Here is now an example of a focal action, based on the same group. Set (or any nontrivial finite group). Consider the permutational wreath product , where acts by shifting the indices in according to its action on . Let be the subgroup of elements with support in and let be the set of elements with translation number in (i.e. those elements such that ). Then is generated by and the corresponding Cayley graph is hyperbolic, the action of being focal. To see this, first observe that if be the translation , then is cobounded in and thus it suffices to check that , with the word metric associated to the generating set , is hyperbolic focal. But this is indeed the case by Theorem 4.1.
4. Focal actions and confining automorphisms
Recall from the introduction that the action of a group on a hyperbolic metric space is called focal if it fixes a unique boundary point and if some element of acts as a hyperbolic isometry. Let the associated Busemann quasicharacter, as in §3.C. The action of is said to be regular focal if is a homomorphism. This holds in particular if is CAT(0), or if is proper (i.e. if balls are compact). The latter case will in fact crucial in the proof of Theorem 7.3. Example 3.12 illustrates that a focal action need not be regular in general.
Let be a group (with no further structure a priori) and let be an automorphism of and a subset of . We say that the action of is [strictly] confining into (we omit when no ambiguity incurs) if it satisfies the following three conditions

is [strictly] contained in ;

;

for some nonnegative integer .
In case is a locally compact group, there is a close relation between confining and compacting automorphisms, which will be clarified in Corollary 6.2 below.
Notice that the group is generated by the set . Endow with the word metric associated to . Given an action of a group on a metric space and a point , define a pseudometric on by .
Theorem 4.1.
Let be a group with a cobounded isometric action on a geodesic metric space . Then the following assertions are equivalent.

is hyperbolic and the action is regular focal;

There exist an element and a subset such that

the image of in has infinite order;

the action of on is confining into ;

setting and , the inclusion map is a quasiisometry for some (hence every) .

Moreover if (ii) holds, the Busemann character in (i) is proportional, in restriction to , with the obvious projection to .
The implication (ii)(i) includes the fact that for every as above, is Gromovhyperbolic (see Proposition 4.6); this remains true when but in this case is elementary hyperbolic and quasiisometric to the real line.
Beyond the locally compact case, a simple example of a group as above is a Banach space, being the unit ball and being the multiplication by some positive scalar .
4.a. From focal actions to focal hyperbolic groups
The following proposition reduces the proof of Theorem 4.1 to a statement in terms of metric groups: A group is regular focal if and only if it has a subgroup with a semidirect decomposition and a subset so that is confining into and the inclusion map is a quasiisometry.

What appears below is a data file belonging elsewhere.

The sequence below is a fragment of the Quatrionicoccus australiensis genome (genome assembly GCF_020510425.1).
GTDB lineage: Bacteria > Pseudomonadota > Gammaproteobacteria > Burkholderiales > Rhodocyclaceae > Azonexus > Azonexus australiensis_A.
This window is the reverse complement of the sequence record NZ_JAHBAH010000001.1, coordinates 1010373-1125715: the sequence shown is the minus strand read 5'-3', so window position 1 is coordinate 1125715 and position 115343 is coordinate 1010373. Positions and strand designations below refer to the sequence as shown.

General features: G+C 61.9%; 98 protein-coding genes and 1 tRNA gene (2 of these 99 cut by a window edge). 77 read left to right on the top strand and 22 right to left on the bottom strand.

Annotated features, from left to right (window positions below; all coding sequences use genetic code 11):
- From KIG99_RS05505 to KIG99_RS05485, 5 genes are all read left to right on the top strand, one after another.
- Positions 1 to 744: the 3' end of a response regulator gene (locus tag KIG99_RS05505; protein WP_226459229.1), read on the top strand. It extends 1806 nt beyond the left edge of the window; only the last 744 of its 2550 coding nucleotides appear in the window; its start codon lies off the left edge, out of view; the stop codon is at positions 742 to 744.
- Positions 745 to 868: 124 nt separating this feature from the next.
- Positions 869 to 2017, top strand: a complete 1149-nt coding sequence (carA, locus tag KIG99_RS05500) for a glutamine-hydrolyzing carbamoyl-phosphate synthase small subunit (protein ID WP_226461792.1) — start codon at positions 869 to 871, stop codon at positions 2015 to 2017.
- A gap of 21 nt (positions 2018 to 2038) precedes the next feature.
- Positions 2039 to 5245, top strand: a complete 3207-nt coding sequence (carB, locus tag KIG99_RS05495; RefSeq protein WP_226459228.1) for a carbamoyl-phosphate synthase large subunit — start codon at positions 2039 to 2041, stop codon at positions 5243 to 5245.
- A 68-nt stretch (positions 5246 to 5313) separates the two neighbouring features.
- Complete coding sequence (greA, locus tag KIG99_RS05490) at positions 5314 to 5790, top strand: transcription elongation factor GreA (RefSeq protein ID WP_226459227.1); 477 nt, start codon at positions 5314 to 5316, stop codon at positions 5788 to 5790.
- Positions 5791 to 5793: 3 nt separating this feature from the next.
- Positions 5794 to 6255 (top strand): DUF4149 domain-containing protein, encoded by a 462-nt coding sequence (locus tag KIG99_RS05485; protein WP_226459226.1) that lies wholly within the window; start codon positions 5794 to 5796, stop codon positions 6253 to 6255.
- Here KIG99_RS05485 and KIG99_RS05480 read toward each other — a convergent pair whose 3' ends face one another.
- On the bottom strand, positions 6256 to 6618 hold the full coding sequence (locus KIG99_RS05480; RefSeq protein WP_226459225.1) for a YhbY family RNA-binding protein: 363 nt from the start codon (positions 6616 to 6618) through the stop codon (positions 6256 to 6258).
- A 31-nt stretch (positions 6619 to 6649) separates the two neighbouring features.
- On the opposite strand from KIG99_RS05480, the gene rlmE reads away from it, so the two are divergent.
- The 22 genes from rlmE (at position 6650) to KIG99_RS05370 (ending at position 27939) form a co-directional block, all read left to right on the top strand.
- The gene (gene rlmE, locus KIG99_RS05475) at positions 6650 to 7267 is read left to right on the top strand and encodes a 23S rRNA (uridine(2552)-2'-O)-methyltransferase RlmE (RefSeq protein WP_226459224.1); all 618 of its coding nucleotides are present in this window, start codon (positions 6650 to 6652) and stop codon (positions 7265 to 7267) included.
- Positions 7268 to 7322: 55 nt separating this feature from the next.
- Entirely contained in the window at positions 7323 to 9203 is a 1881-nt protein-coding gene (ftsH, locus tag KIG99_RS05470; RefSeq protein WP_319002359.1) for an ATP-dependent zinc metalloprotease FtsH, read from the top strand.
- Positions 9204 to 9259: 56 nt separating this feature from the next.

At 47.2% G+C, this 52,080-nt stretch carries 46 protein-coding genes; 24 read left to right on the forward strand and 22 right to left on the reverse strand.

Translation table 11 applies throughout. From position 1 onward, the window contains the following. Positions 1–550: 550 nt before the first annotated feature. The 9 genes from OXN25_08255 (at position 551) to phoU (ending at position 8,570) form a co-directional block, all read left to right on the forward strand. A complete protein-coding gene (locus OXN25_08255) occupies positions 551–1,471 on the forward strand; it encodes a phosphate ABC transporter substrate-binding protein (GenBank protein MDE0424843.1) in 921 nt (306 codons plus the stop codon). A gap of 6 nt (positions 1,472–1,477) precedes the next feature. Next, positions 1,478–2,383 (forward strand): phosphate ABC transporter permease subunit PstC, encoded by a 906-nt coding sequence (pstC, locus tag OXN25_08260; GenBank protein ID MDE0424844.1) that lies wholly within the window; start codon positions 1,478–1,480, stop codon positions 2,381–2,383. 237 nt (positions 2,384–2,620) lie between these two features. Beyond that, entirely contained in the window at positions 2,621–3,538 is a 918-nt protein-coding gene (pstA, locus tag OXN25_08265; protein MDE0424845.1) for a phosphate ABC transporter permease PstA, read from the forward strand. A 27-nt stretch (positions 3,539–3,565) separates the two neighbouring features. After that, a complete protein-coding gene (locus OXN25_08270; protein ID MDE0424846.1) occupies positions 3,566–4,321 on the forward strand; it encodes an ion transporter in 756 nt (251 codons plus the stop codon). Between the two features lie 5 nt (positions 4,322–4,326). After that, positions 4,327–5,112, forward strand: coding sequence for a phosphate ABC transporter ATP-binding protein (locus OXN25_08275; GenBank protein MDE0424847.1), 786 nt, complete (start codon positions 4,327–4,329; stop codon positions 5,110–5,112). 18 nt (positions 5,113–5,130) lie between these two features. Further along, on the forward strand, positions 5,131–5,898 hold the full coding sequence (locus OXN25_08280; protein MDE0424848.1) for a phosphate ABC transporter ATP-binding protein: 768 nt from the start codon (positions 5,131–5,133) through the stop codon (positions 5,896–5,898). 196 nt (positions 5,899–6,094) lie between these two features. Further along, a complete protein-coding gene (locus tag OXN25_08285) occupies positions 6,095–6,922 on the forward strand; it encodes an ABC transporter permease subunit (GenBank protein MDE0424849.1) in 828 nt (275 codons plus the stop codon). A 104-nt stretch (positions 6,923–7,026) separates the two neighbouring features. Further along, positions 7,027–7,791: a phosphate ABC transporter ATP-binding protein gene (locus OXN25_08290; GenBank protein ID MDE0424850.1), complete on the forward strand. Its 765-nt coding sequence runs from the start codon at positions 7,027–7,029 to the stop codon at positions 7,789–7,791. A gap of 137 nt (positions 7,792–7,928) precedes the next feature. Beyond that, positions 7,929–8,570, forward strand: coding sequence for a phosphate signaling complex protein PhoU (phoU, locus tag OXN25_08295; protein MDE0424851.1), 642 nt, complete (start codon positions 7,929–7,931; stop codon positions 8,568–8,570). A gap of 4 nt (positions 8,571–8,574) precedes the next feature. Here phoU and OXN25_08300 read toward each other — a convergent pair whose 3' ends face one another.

Proposition 4.2.
Let be a group acting by isometries on a hyperbolic metric space , and let . Let be any leftinvariant pseudometric on such that the orbit map is a quasiisometry. Then

the action is focal if and only if is hyperbolic and the left action on is focal;

the action is regular focal if and only if is hyperbolic and the left action on is regular focal.
Let us start with two useful lemmas.
Lemma 4.3.
Let be a homogeneous quasicharacter on a group . Suppose that is bounded in restriction to some normal subgroup . Then induces a (homogeneous) quasicharacter on . In particular if all homogeneous quasicharacter of are characters, then so is .
Proof.
Let and . Using that is bounded on , we get
for some and some bounded . Letting tend to infinity, we obtain that , which proves the lemma. ∎
Lemma 4.4.
Let and be homogeneous quasicharacters on a group such that
for some . If is a character, then so is .
Proof.
Since and are homogeneous, we have . Let . By the previous lemma, both and induce a homogenous quasicharacter of the quotient , and their value on is completely determined by their value on . Since the quotient is abelian, all its homogeneous quasicharacters are characters, and the claim follows. ∎
Proof of Proposition 4.2.
Recall that the orbits of a focal action are quasiconvex (Proposition 3.2), hence are quasigeodesic subspaces of . Therefore, the fact that the action is focal (resp. regular focal) or not can be read on the restriction of the action on one orbit of . In other words, this proves the proposition when is exactly the distance induced by the orbit map. Now we need to prove that being focal (resp. regular focal) for a metric group only depends on a choice of metric up to quasiisometry. This is clear for focal, since a quasiisometry induces a homeomorphism between the boundaries, and therefore does not change the dynamics of the action on its boundary. The quasiisometric invariance of the regularity condition follows from Lemma 4.4. ∎
4.b. From regular focal groups to confining automorphisms
The implication (i)(ii) in Theorem 4.1 will be deduced from the following.
Proposition 4.5.
Let be a regular focal hyperbolic metric group. Let be the unique fixed point of the boundary and be the corresponding Buseman character. Set and let . Then